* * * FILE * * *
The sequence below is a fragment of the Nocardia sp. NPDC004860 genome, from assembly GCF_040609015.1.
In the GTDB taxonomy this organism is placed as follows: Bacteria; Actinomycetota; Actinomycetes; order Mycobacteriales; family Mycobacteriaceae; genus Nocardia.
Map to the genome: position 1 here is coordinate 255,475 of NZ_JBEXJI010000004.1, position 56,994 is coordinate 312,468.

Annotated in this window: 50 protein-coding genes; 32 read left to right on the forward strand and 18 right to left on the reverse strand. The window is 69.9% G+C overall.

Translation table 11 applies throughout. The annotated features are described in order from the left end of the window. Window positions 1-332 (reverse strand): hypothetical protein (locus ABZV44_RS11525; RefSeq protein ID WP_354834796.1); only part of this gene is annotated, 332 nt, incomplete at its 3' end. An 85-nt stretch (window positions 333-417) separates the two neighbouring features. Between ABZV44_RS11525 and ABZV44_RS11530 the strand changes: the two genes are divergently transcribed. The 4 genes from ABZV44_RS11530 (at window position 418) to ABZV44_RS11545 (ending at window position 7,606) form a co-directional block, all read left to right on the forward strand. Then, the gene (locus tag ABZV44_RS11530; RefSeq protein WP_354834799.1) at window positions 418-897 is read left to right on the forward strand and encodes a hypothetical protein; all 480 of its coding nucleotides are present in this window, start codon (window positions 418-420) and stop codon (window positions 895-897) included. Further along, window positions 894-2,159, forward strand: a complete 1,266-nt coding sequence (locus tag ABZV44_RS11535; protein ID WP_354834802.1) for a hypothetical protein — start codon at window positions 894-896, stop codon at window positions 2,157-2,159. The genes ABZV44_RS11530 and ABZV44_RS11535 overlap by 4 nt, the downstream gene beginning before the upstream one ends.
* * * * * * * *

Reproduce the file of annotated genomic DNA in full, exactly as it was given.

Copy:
The sequence below is a fragment of the Nocardia sp. NPDC004860 genome, from assembly GCF_040609015.1.
In the GTDB taxonomy this organism is placed as follows: Bacteria; Actinomycetota; Actinomycetes; order Mycobacteriales; family Mycobacteriaceae; genus Nocardia.
Map to the genome: position 1 here is coordinate 255,475 of NZ_JBEXJI010000004.1, position 56,994 is coordinate 312,468.

Annotated in this window: 50 protein-coding genes; 32 read left to right on the forward strand and 18 right to left on the reverse strand. The window is 69.9% G+C overall.

Translation table 11 applies throughout. The annotated features are described in order from the left end of the window. Window positions 1-332 (reverse strand): hypothetical protein (locus ABZV44_RS11525; RefSeq protein ID WP_354834796.1); only part of this gene is annotated, 332 nt, incomplete at its 3' end. An 85-nt stretch (window positions 333-417) separates the two neighbouring features. Between ABZV44_RS11525 and ABZV44_RS11530 the strand changes: the two genes are divergently transcribed. The 4 genes from ABZV44_RS11530 (at window position 418) to ABZV44_RS11545 (ending at window position 7,606) form a co-directional block, all read left to right on the forward strand. Then, the gene (locus tag ABZV44_RS11530; RefSeq protein WP_354834799.1) at window positions 418-897 is read left to right on the forward strand and encodes a hypothetical protein; all 480 of its coding nucleotides are present in this window, start codon (window positions 418-420) and stop codon (window positions 895-897) included. Further along, window positions 894-2,159, forward strand: a complete 1,266-nt coding sequence (locus tag ABZV44_RS11535; protein ID WP_354834802.1) for a hypothetical protein — start codon at window positions 894-896, stop codon at window positions 2,157-2,159. The genes ABZV44_RS11530 and ABZV44_RS11535 overlap by 4 nt, the downstream gene beginning before the upstream one ends.